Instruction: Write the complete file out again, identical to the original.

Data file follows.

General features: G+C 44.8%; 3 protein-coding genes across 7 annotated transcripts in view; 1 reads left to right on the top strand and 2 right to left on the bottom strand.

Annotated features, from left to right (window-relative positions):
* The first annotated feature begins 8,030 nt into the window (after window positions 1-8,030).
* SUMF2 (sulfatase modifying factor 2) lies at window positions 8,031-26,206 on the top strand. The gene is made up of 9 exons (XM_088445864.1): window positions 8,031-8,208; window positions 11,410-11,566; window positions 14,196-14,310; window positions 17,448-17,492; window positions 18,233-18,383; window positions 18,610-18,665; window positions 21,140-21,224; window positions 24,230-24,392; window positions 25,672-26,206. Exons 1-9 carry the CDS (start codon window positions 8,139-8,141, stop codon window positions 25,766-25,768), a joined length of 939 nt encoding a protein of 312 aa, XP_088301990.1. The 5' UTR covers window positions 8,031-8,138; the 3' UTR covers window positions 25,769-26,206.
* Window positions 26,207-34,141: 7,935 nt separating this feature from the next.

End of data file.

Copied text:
General features: G+C 44.8%; 3 protein-coding genes across 7 annotated transcripts in view; 1 reads left to right on the top strand and 2 right to left on the bottom strand.

Annotated features, from left to right (window-relative positions):
* The first annotated feature begins 8,030 nt into the window (after window positions 1-8,030).
* SUMF2 (sulfatase modifying factor 2) lies at window positions 8,031-26,206 on the top strand. The gene is made up of 9 exons (XM_088445864.1): window positions 8,031-8,208; window positions 11,410-11,566; window positions 14,196-14,310; window positions 17,448-17,492; window positions 18,233-18,383; window positions 18,610-18,665; window positions 21,140-21,224; window positions 24,230-24,392; window positions 25,672-26,206. Exons 1-9 carry the CDS (start codon window positions 8,139-8,141, stop codon window positions 25,766-25,768), a joined length of 939 nt encoding a protein of 312 aa, XP_088301990.1. The 5' UTR covers window positions 8,031-8,138; the 3' UTR covers window positions 25,769-26,206.
* Window positions 26,207-34,141: 7,935 nt separating this feature from the next.